[LINK] Film industry takes on iiNet

Bernard Robertson-Dunn brd at iimetro.com.au
Fri Nov 21 09:30:19 AEDT 2008

Film industry takes on iiNet
Michael Sainsbury and Fran Foo
November 21, 2008
The Australian IT

Australia's biggest film and television companies have ignited a 
long-simmering war with the internet sector, lodging a lawsuit against 
Perth-based broadband provider iiNet seeking damages that could run into 
millions of dollars. The group, which includes Warner Brother, Sony 
Pictures, Disney and the Seven Network, has also left open its options 
of taking further legal action against the counttry's big two broadband 
players, Telstra and Optus.

The broad aim of the action is to stop internet users from using 
high-speed connections to swap digital versions of Hollywood films like 
American Gangster and Mama Mia! as well as and popular television shows 
such as Heroes and Two and a Half Men. These actions breach copyright 

Twentieth Century Fox, a sister company of The Australian publisher News 
Limited, is also party to the action.

Working under the Australian Federation Against Copyright Theft banner, 
the group carried out a five month operation checking well know internet 
"file swapping" sites.

"iiNet refused to address this illegal behaviour and did nothing to 
prevent the continuation of the infringements by the same customers," 
AFACT executive director Adrianne Pecotic said.

"iiNet has an obligation under the law to take steps to prevent further 
known copyright infringement via its network," Ms Pecotic said.

She said court proceedings are expected to last for 12 months at a 
"substantial cost" and refused to rule out future action against other 
ISPs, including Telstra and Optus.

"We're not ruling anything out," she said.

The lawsuit, which will provide a major test case if it proceeds, was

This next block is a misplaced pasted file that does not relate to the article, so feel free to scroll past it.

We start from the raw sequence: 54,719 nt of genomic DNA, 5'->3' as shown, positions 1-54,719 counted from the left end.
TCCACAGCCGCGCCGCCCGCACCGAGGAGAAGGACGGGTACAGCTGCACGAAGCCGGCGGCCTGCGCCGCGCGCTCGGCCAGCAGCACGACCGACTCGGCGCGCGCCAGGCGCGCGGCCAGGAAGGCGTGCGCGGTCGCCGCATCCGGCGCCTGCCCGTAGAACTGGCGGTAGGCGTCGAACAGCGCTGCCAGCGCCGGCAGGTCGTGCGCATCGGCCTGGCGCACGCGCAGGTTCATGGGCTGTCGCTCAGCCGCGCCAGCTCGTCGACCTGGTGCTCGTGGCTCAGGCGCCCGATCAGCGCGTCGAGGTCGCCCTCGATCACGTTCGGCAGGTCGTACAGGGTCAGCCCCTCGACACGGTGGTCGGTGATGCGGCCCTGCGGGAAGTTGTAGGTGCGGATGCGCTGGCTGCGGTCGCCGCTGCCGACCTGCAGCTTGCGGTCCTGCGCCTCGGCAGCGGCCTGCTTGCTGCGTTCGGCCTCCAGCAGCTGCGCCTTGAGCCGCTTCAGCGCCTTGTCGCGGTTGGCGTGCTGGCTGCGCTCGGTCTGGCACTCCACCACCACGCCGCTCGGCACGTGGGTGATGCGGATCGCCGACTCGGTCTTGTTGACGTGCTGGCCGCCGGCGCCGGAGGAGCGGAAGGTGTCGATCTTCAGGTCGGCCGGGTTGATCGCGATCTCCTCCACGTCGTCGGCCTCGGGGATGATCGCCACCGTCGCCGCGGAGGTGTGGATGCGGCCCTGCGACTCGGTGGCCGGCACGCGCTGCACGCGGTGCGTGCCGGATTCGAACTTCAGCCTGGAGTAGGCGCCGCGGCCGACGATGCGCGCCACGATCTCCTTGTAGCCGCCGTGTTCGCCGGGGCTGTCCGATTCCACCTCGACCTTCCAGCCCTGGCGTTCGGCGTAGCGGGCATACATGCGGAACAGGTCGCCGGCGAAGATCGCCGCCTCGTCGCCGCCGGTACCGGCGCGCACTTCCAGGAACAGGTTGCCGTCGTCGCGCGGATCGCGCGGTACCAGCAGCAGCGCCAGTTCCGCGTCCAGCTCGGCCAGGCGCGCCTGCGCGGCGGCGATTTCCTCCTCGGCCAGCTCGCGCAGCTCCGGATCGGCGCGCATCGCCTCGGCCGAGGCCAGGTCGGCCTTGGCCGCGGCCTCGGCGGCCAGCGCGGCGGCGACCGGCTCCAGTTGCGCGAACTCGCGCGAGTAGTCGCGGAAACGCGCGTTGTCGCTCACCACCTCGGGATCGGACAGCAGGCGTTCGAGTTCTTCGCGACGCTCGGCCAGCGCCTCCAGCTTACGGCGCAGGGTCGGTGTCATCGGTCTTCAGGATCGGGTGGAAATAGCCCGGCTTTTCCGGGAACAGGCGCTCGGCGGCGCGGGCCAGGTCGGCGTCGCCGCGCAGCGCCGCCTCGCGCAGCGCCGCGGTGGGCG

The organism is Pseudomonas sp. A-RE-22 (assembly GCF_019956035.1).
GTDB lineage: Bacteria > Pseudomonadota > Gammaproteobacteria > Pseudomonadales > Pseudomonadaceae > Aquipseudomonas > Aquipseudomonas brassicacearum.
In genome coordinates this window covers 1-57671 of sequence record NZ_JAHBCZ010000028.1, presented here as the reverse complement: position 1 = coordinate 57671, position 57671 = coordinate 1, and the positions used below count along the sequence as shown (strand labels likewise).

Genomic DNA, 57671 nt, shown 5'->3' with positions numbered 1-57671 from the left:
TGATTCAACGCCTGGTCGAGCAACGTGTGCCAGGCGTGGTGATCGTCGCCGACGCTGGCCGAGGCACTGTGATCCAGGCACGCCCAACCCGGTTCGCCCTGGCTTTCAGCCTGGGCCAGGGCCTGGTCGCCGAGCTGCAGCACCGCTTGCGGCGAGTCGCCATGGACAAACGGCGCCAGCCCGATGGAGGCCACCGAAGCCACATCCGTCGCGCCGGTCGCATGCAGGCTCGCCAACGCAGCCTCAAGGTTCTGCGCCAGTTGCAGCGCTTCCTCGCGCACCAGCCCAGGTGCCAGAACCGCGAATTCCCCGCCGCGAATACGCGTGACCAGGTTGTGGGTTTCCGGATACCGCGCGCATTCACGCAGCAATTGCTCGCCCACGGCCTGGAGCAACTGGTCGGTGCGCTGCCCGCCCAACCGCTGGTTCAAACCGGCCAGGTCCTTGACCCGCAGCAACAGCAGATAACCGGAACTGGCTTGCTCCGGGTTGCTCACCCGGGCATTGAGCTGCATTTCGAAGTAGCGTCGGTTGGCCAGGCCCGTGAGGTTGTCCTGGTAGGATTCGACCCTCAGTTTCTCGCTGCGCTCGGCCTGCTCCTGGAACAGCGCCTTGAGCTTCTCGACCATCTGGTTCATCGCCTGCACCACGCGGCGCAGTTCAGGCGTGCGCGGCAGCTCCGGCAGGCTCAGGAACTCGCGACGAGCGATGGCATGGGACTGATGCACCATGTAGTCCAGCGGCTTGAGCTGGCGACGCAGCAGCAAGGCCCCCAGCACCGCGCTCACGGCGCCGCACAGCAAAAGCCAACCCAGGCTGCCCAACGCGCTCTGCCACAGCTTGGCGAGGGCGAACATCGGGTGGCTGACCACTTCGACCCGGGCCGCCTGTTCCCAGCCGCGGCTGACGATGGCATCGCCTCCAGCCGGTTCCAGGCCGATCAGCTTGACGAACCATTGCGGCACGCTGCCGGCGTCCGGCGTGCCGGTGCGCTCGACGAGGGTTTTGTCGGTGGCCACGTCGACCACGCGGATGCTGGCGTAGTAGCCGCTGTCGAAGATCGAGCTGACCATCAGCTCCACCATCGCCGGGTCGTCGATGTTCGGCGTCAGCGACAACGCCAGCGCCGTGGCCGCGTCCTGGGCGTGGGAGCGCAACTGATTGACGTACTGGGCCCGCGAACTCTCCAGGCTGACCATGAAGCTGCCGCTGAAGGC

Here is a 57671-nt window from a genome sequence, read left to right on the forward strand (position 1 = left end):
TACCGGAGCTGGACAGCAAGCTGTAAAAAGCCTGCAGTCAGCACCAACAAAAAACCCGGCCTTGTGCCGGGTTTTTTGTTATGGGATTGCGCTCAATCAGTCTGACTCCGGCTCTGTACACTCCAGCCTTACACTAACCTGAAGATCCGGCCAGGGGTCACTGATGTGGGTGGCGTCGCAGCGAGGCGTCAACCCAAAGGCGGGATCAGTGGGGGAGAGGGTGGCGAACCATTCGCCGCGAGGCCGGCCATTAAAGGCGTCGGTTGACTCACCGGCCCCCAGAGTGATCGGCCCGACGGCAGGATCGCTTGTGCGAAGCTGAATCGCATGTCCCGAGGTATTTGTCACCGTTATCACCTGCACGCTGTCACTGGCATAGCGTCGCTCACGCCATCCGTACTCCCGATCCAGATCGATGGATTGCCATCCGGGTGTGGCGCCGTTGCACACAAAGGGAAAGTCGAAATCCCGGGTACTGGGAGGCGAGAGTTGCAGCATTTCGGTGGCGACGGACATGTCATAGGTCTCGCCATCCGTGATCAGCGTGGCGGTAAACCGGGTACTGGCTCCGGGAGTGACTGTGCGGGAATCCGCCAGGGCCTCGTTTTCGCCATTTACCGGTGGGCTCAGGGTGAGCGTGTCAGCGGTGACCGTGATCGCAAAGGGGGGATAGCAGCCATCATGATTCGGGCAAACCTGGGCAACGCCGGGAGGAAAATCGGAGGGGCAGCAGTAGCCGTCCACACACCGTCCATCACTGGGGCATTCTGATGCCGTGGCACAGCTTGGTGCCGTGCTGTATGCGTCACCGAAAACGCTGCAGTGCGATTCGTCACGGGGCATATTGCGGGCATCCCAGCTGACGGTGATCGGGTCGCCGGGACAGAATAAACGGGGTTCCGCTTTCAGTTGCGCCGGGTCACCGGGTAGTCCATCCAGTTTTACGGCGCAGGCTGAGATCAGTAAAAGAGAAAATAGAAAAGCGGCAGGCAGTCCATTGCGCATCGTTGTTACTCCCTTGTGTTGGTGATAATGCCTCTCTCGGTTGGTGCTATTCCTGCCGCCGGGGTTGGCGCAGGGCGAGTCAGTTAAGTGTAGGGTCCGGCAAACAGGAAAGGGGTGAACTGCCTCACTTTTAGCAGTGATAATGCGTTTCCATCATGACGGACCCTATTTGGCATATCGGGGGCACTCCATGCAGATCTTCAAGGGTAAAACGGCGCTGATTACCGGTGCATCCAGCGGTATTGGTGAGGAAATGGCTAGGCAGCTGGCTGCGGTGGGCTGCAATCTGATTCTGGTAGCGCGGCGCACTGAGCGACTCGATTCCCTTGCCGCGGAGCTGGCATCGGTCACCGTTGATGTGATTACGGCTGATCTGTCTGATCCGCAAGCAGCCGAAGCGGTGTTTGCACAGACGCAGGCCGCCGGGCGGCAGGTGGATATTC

lodged in the Federal Court yesterday seeking cease and desist actions 
again iiNet customers and an unspecified amount of damages.

iiNet managing director Michael Malone said when it received AFACT's 
complaints, they were forwarded to the Police. "But AFACT refused to 
talk to the Police," Mr Malone said.

Ms Pecotic brushed aside Mr Malone's explanation, saying: "The law is 
clear and iiNet knows that. They cannot pass the buck ... it is their 
responsibility. There were many things that iiNet could have done and at 
the very least, issue a warning to the customers involved but they did 
nothing," she said.

Unlike a number of other major jurisdictions such as the United States 
and Britain, Australia does not have blanket agreement between content 
companies and broadband providers about file swapping.

An Optus spokesperson said that under Australian law there are remedies 
available to copyright holders, including taking action directly against 
those alleged to be infringing rights.

"It is unfortunate that the rights holders are targeting an ISP because 
under Australian law, internet service providers may generally be 
considered conduits which provide carriage services, and as such are not 
responsible for copyright infringements carried out by customers using 
their internet services,'' the spokesperson said.

This position is reflected in sections 39 (B) and 112 (E) of the 
Copyright Act 1968 (Com), and in the safe harbours set out in Division 
2AA, which were introduced protect ISPs from being onerously required to 
enforce intellectual property rights where they are merely providing 
carriage services.


Bernard Robertson-Dunn
Canberra Australia
brd at iimetro.com.au

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